EMVCo LLC revealed plans on Jan. 8, 2015, to leverage 3D Secure (3DS) to help stem a rising tide of e-commerce fraud while enhancing global interoperability and security. 3DS, a technology developed by Visa Inc. and subsequently licensed by MasterCard Worldwide, is designed to protect card-not-present (CNP) transactions by incorporating an additional layer of security into the online checkout process.
Six major card brand members comprise EMVCo: American Express Co., Discover Financial Services, JCB International Credit Card Co. Ltd., MasterCard, China UnionPay and Visa. The global technical body has broad support from banks, merchants, payment processors, vendors and other stakeholders who participate as EMVCo Associates.
An effort to evolve and streamline
The rapid growth of mobile payment technologies has made it necessary to create a simplified version of the EMV (Europay, MasterCard and Visa) standard that will make it easier for consumers to safely transact in e-commerce and m-commerce environments.
Payments industry analysts are hopeful the new 3DS standard will address inherent flaws in previous versions, which some consider to be cumbersome due to the requirement that consumers enter multiple, distinct passwords within a single transaction.
EMVCo Executive Committee Chair Tac Watanabe noted the need to secure CNP transactions while global e-commerce and m-commerce continue to expand. The committee plans to further strengthen the technology platform with 3DS 2.0, a user-friendly version with enhanced interoperability.
“Increased security [should not] cause product abandonment or make online shopping inconvenient,” Watanabe said. “It also needs to align with the needs of today’s market stakeholders. The EMV 3DS 2.0 Specification will address this by enabling the merchant to offer a better, more streamlined authentication experience across different devices and channels.”
Protecting three ‘domains’ with 3DS
3D Secure stands for Three Domain Secure, a specification that supports authentication for payment card transactions that originate on the Internet. The technology is designed to protect the three different banks or “domains” of an e-commerce transaction: the issuing bank, acquiring bank, and cardholder bank.
3D Secure is the underlying technology platform for Verified by Visa, a process that validates a cardholder’s identity during the online checkout process by requiring an additional password or other form of data to ensure that only the cardholder can use a particular Visa-branded card online.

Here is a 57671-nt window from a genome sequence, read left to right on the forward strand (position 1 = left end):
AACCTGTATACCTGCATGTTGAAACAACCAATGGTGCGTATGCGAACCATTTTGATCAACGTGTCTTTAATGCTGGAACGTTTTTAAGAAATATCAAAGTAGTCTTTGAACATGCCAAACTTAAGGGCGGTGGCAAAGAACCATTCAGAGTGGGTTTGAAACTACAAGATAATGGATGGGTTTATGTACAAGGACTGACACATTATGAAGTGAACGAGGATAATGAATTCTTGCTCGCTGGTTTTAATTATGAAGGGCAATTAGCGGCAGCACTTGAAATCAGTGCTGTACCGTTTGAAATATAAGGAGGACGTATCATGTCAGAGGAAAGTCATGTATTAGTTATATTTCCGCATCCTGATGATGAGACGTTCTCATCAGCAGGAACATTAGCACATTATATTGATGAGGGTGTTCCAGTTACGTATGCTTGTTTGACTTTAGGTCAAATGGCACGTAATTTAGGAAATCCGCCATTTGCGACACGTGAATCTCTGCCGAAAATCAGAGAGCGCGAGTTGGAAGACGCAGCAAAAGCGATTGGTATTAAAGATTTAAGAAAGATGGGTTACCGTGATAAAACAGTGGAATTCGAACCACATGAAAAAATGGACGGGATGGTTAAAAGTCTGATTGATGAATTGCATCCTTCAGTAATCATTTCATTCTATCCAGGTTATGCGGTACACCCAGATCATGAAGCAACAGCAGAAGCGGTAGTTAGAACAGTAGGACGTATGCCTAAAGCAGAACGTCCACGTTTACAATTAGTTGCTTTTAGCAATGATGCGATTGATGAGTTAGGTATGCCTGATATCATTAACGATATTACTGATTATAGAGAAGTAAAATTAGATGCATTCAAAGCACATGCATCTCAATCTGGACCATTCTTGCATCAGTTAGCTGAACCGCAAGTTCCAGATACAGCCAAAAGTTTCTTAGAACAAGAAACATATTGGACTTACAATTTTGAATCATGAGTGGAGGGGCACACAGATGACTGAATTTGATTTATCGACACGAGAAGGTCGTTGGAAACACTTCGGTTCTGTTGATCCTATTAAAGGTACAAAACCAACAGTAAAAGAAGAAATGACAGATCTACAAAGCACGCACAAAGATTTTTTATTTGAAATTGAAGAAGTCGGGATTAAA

Participating merchants displaying a Verified by Visa logo on their websites prompt participating cardholders to enter the additional data, ostensibly helping customers feel more secure when shopping online. This additional security can potentially improve transaction security, reduce operational expenses and streamline the dispute resolution process.
3D Secure works across multiple device platforms in e-commerce and m-commerce environments. It can be used with multiple authentication technologies including passwords, digital certificates and chip cards.
Reliable, secure, international framework
Sean Conroy, EMVCo Board of Managers Chair, said the goal of the technical body is to define the specifications in conjunction with the payments community and establish a reliable, international framework that facilitates digital commerce without compromising security.
“We recognize that advancing the enhanced 3DS specification to meet the needs of consumers and merchants today will greatly enhance the usability of the specification and its appeal to suitably authenticate e-commerce cardholders,” Conroy said.
He added that EMVCO provides the “technical depth and strategic knowledge to bring the relevant parties together to establish an industry-available specification that will be scalable to support future market needs across a number of different stakeholders.”
Kamran Chaudhary, Director of Compliance Technology at ANXeBusiness Corp., believes EMVCo’s decision to leverage 3DS is in sync with other efforts within the industry to secure payments in CNP and mobile environments.
“Bluefin’s recent certification of mobile P2P, using an encrypted USB device that can be used in card-not-present environments is just one example of the innovation that is going on in the e-commerce and m-commerce environments and the payments industry’s investment in security,” Chaudhary said.
He added that the “coming liability shift in October has raised awareness of the importance of EMV. While we anticipate some challenges in implementation, we expect EMV adoption to significantly decrease fraud while delivering significant benefits to payments industry stakeholders.”
Randy Vanderhoof, Executive Director of the Smart Card Alliance feels EMVCo’s announcement shows awareness of the expanding payment landscape and the need for industry-wide, interoperable standards to help secure all retail commerce channels, including the CNP channel. “The timing of this announcement is especially good in the U.S., where the migration to EMV chip technology is helping to secure the card-present channel and retailers are actively exploring ways to secure the card-not-present channel at the same time,” he said.
EMVCo expects to deploy the new specification in 2016. Industry stakeholders interested in collaborating on the 3DS 2.0 initiative can visit EMVCo’s Associates Program page at www.emvco.com/faq.aspx?id=188 .